Sunday, December 6, 2009

Neither good politics, nor good economics

Politicians, Economists Debate Omar’s Job Policy


Politicians say it is not a good politics, economists say it is not a good economics –the ambitious employment policy of the National Conference led government will have to bear tests of the times before it can be called as a historic initiative.

A day after the Chief Minister Omar Abdullah announced the mega-employment policy, the reactions coming in are not entirely unexpected but there are technical and policy points which are being debated. Arguably, it is third time in the state that an allowance based job policy has been formulated. The first such is reported to have come from Syed Mir Qasim in early 1970s and the second during first tenure of Dr Farooq Abdullah in early in 1980s when he created such a provision for Engineers.

It is not unusual for the opposition parties to criticise what the governments do and the criticism coming in is not out of place. However, when asked what they would have done, the consensus answer is that instead of allowances and jobs the best route to be taken is always creating avenues in the job intensive sectors.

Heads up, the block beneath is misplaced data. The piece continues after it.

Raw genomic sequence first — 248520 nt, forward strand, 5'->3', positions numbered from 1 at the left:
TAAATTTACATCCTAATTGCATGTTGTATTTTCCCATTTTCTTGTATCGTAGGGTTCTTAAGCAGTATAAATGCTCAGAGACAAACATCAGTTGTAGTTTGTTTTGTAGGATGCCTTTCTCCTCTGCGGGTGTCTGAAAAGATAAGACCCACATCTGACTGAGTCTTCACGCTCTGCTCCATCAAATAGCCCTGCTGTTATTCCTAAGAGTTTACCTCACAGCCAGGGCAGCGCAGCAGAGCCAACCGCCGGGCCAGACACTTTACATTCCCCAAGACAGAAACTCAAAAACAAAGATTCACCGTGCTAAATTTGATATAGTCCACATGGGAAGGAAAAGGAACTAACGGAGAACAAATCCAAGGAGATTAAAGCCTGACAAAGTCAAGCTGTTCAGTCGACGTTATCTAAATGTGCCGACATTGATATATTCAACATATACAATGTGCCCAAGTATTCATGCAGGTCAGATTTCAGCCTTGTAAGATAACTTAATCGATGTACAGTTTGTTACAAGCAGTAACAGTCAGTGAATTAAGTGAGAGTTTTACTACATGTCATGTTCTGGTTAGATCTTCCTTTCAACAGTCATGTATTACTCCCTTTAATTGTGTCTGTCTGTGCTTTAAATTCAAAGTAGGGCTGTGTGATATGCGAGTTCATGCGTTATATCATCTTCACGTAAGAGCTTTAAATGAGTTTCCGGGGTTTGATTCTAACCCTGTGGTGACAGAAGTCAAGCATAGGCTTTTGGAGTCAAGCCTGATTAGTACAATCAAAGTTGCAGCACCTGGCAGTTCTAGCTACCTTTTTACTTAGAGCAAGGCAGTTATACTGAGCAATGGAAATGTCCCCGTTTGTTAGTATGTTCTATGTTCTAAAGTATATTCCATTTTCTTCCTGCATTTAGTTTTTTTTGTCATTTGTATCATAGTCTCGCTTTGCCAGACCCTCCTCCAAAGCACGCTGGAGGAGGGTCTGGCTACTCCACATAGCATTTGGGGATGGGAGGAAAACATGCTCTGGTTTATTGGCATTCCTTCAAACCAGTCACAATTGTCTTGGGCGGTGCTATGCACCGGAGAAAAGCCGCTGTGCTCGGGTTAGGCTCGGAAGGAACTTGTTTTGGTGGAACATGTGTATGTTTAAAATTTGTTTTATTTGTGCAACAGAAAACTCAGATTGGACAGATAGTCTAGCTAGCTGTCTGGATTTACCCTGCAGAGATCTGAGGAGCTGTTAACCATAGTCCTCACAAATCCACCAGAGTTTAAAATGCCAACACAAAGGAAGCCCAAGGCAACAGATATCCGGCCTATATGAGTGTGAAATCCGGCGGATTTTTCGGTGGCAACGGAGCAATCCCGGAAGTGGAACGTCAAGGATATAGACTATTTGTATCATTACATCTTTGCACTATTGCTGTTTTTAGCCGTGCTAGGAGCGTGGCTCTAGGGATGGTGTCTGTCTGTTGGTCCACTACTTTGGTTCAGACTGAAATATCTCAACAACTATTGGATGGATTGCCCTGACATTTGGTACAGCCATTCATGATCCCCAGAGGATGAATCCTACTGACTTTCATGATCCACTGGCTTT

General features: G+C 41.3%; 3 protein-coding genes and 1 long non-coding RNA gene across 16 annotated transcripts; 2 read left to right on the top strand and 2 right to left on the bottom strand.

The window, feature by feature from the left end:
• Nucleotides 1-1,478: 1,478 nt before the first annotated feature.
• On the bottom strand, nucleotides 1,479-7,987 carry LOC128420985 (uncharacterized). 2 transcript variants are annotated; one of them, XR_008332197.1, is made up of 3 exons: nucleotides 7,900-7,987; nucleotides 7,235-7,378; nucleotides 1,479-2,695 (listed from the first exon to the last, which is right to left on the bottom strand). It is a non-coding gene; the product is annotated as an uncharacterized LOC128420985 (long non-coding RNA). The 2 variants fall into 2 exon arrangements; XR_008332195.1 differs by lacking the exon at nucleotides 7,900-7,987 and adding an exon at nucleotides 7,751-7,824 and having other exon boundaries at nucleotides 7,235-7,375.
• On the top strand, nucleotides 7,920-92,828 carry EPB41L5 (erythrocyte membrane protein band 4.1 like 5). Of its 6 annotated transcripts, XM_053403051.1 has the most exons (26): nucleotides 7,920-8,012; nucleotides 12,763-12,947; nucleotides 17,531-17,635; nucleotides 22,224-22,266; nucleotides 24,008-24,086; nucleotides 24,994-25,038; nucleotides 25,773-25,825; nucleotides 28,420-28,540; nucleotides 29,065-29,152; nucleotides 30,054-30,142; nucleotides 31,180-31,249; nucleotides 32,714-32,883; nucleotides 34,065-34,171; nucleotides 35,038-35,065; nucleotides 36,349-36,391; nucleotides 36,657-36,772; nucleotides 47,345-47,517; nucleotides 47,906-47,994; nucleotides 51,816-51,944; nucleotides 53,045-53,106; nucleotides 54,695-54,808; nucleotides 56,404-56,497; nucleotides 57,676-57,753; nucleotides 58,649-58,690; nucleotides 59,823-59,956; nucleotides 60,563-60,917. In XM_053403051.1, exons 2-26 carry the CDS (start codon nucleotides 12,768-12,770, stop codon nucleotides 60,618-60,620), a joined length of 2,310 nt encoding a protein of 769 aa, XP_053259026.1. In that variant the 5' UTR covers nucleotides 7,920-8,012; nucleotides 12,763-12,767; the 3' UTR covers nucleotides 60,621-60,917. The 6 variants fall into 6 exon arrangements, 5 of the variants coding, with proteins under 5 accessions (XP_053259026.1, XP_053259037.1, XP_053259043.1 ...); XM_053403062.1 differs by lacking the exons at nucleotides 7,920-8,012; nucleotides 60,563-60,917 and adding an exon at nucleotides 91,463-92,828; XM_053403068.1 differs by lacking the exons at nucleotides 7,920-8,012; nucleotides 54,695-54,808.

What Omar has done on the eve of birth anniversary of his grandfather and National Conference founder Sheikh Mohammad Abdullah appears to be loaded with politics –of election and image –but how far it goes to deliver him results is a hard question to answer. It is a difficult economics to explain as finances of the state are not too stable to support one lakh jobs, allowances and investment supports. As far as the politics of the policy is concerned, assembly elections are five years away and expecting people to hold on results for as long time is bit too risky.

Veteran economist and Director of JK Bank, Prof Nisar Ali allays the fears of financial indiscipline. Ali, who has worked with many Finance Ministers on budgets and policy formulations, says, “since the scheme comes into effect in April it is expected to be fully budgeted”. Isn’t it a burden still? Ali says, “it is all about resource mobilisation, if government is able to mobilise then nothing bad about the idea”. “There are many areas where taxation is long overdue as they were often skipped in budgets for a variety of reasons”, says Prof Ali, who is also member of the high powered State Finance Commission.

Describing the Sher-e-Kashmir Employment and Welfare Policy as repackaging of existing schemes, Nayeem Akhter of the Peoples Democratic Party says that allowance can’t be a substitute of jobs which youths are looking for. Mockingly describing the allowance scheme as “Rs 500 subject to many terms and conditions”, Nayeem alleges a political motive behind the announcement at this stage. He argues, “one the one hand the Chief Minister is talking about Panchayat elections and on the other he suggests engaging youths under Voluntary Services Allowances in the process of Panchayat elections which clearly suggests that they (government) for immediate political gains”.